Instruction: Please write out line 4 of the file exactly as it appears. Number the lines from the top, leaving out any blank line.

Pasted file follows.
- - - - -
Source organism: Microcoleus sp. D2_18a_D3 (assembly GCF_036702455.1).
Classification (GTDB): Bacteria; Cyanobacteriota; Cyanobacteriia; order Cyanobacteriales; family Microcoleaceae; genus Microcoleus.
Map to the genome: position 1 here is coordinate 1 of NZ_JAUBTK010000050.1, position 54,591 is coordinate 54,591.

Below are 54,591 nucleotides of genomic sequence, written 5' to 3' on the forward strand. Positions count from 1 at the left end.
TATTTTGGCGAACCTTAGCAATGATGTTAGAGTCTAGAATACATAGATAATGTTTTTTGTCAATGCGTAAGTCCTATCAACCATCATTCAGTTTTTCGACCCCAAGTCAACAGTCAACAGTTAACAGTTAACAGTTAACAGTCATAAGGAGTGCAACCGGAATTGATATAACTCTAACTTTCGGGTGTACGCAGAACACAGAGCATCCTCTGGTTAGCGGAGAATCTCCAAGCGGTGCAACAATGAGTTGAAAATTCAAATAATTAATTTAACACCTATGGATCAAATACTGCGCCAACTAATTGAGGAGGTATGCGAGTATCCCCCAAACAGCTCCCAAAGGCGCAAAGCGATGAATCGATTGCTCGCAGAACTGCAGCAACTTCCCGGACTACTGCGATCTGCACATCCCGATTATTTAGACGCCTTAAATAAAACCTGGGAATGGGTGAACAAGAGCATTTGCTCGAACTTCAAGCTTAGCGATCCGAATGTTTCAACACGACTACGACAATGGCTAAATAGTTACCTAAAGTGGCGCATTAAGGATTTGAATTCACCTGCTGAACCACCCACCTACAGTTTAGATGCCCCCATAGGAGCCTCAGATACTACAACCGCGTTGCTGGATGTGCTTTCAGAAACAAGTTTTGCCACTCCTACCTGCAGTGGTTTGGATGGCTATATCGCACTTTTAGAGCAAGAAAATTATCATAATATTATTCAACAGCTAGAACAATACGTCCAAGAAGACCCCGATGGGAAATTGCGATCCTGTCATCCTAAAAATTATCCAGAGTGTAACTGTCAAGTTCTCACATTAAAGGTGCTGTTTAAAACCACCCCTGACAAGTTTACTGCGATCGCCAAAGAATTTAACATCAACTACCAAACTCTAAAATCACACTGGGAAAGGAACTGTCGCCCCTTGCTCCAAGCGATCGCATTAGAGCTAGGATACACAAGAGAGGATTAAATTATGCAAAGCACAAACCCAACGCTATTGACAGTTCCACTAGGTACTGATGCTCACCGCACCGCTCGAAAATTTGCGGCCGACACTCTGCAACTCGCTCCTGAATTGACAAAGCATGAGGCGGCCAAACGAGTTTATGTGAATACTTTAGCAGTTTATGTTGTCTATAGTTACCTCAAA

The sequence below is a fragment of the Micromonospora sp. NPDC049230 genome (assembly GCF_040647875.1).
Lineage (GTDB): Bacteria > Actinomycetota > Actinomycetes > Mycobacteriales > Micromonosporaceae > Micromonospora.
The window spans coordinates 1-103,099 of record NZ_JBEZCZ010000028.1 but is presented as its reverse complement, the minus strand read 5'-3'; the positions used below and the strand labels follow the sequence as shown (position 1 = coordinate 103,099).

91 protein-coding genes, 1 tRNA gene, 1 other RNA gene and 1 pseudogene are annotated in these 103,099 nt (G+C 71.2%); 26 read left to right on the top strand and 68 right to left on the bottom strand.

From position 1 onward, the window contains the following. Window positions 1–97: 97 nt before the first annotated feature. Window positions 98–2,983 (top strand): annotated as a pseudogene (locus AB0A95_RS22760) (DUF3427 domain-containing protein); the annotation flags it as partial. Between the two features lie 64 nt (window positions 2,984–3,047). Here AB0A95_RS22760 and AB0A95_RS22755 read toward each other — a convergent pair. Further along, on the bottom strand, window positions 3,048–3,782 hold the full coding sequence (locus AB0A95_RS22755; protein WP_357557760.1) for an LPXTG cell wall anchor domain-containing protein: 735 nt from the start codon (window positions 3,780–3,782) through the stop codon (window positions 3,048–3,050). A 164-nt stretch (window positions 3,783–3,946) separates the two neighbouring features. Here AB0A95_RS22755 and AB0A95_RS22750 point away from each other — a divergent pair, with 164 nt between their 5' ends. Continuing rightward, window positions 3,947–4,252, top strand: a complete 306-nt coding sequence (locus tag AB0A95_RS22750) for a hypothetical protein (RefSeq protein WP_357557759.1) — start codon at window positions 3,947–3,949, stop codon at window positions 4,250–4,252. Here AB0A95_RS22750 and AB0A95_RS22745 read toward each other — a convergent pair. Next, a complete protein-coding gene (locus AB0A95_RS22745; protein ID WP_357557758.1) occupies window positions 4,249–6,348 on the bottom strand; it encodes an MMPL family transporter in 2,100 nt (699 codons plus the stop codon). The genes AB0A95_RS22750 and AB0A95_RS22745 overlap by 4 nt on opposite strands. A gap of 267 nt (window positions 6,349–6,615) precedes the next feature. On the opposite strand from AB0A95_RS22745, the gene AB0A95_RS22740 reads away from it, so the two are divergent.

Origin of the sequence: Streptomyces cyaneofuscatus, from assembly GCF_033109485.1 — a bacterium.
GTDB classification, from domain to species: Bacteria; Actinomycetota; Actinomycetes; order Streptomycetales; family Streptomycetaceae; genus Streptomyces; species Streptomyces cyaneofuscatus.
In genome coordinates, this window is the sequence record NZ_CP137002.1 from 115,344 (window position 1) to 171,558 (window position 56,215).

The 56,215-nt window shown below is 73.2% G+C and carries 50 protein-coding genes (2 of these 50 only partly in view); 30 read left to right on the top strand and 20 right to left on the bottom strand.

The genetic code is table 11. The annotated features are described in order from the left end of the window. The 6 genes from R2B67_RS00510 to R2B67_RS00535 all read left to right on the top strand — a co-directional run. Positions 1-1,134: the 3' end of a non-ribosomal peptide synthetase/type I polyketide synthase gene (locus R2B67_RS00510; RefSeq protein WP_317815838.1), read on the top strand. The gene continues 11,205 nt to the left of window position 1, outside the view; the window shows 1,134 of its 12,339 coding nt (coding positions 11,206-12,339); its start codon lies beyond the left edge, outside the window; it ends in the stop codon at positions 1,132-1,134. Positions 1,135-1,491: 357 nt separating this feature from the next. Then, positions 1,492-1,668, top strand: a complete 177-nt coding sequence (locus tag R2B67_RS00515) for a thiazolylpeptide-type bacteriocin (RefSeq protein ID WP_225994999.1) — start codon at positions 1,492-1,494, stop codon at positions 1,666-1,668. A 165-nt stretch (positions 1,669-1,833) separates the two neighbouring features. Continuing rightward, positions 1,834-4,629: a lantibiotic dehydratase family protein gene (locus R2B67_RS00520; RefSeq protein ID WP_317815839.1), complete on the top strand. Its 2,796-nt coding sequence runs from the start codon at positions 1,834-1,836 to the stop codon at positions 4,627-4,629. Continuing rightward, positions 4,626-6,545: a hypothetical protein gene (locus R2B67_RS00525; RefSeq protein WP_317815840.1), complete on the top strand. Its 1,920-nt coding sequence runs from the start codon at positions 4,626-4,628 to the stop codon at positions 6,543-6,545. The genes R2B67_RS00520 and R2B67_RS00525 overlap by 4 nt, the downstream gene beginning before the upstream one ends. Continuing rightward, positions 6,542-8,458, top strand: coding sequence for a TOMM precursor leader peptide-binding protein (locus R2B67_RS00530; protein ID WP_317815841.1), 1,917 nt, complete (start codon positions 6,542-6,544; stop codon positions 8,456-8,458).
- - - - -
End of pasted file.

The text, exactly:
Below are 54,591 nucleotides of genomic sequence, written 5' to 3' on the forward strand. Positions count from 1 at the left end.